Jones follows the dollars will they lead him to vote for Baltimore?


Jerry Jones knows money.

The Dallas Cowboys owner likes to point out that he invested more money than any other single individual in the history of sports in 1989 when he bought the team and Texas Stadium for about $140 million.

He said the value of his investment was $40,000 a day.

"When you make that kind of commitment, you've got to have some planning," he said. "You can't just wake up every morning and say, 'What's new.' "

There was a lot of talk when Jones bought the team that he overpaid, but he turned out to be a super salesman and is adept at dreaming up ways of making money. He didn't make any friends in the media corps when he replaced the press box with luxury boxes and built a new press box under the roof, but he made a lot of money.

He may overreach at times, such as his theory that Emmitt Smith has to make sacrifices. Superstars don't make sacrifices. Overall, though, there's no owner more money-conscious in the league than Johnson.

That's why his virtual endorsement of the Malcolm Glazer family last week was a big boost to Baltimore's expansion hopes.

It highlights what Jones obviously understands: How lucrative the Baltimore deal is. He also understands the Glazers have the money to write the check for the team.

Jones' opinions tend to carry weight, too, because he's obviously studied the expansion race -- many owners haven't paid much attention yet -- and is a member of the new guard of owners who don't care about the past. They care about today. Which is why it's a waste of time for Baltimore to talk about the past in its presentation. Baltimore has to sell what it has today.

Jones also negates the league office infatuation with bypassing Baltimore for new markets. Jones' idea for getting new markets is to add four teams instead of two. He may have a tough time getting 21 votes for that idea, but it puts the onus on the people who want new markets to round up the votes. Jones isn't going to pass up the money in Baltimore.

Jones also has a history of being on the winning side when commissioner Paul Tagliabue wants to give up money. He helped defeat Tagliabue's idea to give the TV networks a rebate a year ago. He also favored cutting Tagliabue's proposed salary from $3 million to $1.6 million. He's not going to let Tagliabue leave that Baltimore money on the table.

Now that the premium seat selling campaigns have ended, it's obvious that Baltimore's offer is currently $98 million stronger than the Charlotte offer.

Even if Charlotte had sold out all of its PSLs (permanent seat licenses), the owners would have had to come up with $60 million more (on top of the purchase price in the $200 million range) to complete the financing of the stadium.

Now that it failed to sell one-fourth of those seats, Charlotte is another $30 million short, so the owners have to come up with $90 million more for the stadium unless it sells those seats later.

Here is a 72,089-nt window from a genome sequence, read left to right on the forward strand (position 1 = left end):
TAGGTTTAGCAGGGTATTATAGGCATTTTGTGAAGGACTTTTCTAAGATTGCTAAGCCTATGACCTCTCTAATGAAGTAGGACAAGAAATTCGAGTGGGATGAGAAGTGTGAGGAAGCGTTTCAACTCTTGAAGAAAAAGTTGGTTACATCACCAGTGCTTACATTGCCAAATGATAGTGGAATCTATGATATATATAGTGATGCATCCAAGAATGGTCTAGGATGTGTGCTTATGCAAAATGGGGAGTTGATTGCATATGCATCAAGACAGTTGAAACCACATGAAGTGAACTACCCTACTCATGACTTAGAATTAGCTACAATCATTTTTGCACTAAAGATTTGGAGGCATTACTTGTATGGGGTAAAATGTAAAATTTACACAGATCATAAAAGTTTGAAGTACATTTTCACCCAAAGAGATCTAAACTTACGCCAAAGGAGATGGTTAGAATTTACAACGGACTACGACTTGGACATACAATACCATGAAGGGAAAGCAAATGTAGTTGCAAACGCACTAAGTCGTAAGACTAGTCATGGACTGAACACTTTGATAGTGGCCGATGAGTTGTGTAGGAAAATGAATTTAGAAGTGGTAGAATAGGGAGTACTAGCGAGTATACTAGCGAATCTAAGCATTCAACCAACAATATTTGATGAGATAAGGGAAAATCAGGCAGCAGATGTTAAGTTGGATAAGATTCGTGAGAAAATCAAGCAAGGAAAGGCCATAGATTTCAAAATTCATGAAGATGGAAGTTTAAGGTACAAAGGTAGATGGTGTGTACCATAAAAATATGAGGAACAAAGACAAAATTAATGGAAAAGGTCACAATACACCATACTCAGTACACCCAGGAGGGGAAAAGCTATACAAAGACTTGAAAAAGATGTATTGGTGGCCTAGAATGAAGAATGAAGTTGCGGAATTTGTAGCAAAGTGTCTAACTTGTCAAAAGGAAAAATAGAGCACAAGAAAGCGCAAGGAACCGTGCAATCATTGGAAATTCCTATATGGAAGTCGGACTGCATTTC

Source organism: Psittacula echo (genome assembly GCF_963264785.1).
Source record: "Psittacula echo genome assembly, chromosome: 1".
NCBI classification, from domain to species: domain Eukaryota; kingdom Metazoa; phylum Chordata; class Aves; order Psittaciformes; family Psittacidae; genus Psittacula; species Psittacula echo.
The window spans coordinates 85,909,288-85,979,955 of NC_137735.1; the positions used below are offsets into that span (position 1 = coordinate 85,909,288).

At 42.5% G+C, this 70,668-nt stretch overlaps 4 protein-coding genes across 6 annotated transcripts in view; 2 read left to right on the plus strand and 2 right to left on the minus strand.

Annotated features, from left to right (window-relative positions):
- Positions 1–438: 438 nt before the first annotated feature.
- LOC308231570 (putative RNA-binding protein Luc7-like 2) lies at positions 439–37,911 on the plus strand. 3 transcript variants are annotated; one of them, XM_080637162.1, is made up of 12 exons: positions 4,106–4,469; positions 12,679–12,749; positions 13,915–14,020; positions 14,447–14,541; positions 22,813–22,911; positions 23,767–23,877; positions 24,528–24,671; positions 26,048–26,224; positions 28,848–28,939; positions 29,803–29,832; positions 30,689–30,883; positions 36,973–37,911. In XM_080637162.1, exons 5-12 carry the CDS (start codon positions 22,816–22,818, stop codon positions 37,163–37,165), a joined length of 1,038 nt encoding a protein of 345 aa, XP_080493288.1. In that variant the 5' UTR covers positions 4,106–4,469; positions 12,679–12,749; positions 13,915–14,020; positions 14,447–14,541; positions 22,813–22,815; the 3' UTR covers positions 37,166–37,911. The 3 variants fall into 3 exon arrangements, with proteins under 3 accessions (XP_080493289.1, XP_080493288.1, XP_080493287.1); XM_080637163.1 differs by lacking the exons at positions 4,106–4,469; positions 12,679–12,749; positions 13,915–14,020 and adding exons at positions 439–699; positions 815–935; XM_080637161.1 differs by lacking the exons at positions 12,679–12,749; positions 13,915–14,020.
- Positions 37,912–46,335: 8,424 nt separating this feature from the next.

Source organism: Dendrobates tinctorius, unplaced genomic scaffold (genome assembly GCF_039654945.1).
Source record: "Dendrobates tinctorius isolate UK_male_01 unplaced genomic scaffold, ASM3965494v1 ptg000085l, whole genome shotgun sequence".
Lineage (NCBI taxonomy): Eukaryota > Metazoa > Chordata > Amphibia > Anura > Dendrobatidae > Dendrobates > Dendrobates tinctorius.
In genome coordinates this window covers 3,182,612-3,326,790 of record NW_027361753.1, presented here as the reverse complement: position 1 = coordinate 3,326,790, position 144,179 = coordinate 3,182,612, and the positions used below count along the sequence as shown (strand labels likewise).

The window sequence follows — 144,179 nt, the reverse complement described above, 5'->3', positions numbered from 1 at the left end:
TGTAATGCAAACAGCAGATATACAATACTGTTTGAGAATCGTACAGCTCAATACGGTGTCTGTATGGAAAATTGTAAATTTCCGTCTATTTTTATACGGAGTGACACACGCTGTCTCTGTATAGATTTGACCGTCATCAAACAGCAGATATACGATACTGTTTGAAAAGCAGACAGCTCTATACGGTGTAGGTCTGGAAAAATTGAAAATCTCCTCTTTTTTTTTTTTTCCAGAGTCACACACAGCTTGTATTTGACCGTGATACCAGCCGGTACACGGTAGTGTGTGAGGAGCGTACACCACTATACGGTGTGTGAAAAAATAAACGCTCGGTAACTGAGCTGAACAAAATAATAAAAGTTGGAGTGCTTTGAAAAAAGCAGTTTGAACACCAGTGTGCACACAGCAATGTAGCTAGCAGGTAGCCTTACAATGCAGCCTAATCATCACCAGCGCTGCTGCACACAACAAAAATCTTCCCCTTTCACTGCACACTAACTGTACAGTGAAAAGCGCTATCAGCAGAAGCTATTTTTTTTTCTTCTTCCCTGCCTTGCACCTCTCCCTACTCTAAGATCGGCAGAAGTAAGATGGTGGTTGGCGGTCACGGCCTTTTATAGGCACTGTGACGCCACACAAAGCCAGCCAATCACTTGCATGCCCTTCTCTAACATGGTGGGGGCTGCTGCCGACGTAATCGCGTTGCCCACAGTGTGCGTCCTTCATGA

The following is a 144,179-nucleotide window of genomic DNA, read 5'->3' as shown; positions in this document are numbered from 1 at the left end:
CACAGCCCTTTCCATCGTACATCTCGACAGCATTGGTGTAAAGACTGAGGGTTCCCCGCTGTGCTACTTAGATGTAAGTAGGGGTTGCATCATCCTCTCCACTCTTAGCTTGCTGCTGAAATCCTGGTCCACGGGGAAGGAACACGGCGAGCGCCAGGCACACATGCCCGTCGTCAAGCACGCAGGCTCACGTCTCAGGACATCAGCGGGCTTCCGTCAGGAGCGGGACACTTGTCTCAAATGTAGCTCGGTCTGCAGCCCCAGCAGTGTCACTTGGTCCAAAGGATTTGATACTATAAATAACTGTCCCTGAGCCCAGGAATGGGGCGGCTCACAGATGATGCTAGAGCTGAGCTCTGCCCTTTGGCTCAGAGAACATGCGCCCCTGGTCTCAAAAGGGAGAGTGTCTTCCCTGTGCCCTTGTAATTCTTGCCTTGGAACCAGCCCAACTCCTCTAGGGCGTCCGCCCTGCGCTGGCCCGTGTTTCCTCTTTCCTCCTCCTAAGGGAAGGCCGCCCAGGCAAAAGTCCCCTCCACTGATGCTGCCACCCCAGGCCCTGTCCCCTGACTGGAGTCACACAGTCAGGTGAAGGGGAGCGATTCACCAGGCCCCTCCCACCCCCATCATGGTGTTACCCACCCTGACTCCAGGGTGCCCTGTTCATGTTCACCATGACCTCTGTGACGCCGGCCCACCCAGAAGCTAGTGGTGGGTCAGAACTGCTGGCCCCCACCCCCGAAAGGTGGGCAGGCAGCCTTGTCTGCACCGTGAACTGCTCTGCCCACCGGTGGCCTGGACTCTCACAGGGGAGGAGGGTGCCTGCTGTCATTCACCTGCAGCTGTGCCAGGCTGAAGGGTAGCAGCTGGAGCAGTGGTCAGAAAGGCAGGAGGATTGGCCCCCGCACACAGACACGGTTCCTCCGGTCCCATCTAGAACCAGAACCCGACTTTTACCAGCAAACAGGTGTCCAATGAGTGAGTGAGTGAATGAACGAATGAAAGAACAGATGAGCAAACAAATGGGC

By contrast, Baltimore collected $8 million for its seats and it'll just turn the money over to the new owners once the team is awarded. So while the Charlotte owner has to pay out $90 million more, the Baltimore owner takes in $8 million. That's a $98 million swing.

Charlotte is expected to have banks promise to guarantee its shortfall, but the league doesn't want NationsBank to end up being a corporate owner. The danger is that the Charlotte owners would be facing crushing debt service.

It all adds up to the fact that money talks -- as Jones knows -- and Baltimore has the money.

The $1 million gate

Baltimore officials already have set it up so that the visiting team will make $1 million for every game played in Baltimore.

The eight regular-season visitors are decided by a league scheduling format, but Baltimore can use its two home preseason games each year as a bargaining chip because each team negotiates its own preseason games.

Most teams tend to play preseason games against teams in the same part of the country. For example, the Washington Redskins often play the New York Jets, the Pittsburgh Steelers and the Cleveland Browns.

But Baltimore is expected to send out the word that it will be willing to rotate those games among all the teams that want to make the trip so all the teams except the ones in its division -- teams don't play preseason games against clubs in their division -- can have an occasional crack at that $1 million gate.

Of course, it'd only be fair to look favorably upon the teams that support Baltimore, wouldn't it?

The young quarterbacks

When Drew Bledsoe of the New England Patriots and Rick Mirer of the Seattle Seahawks start today, it'll be the first time that two rookie quarterbacks have started openers since 1973.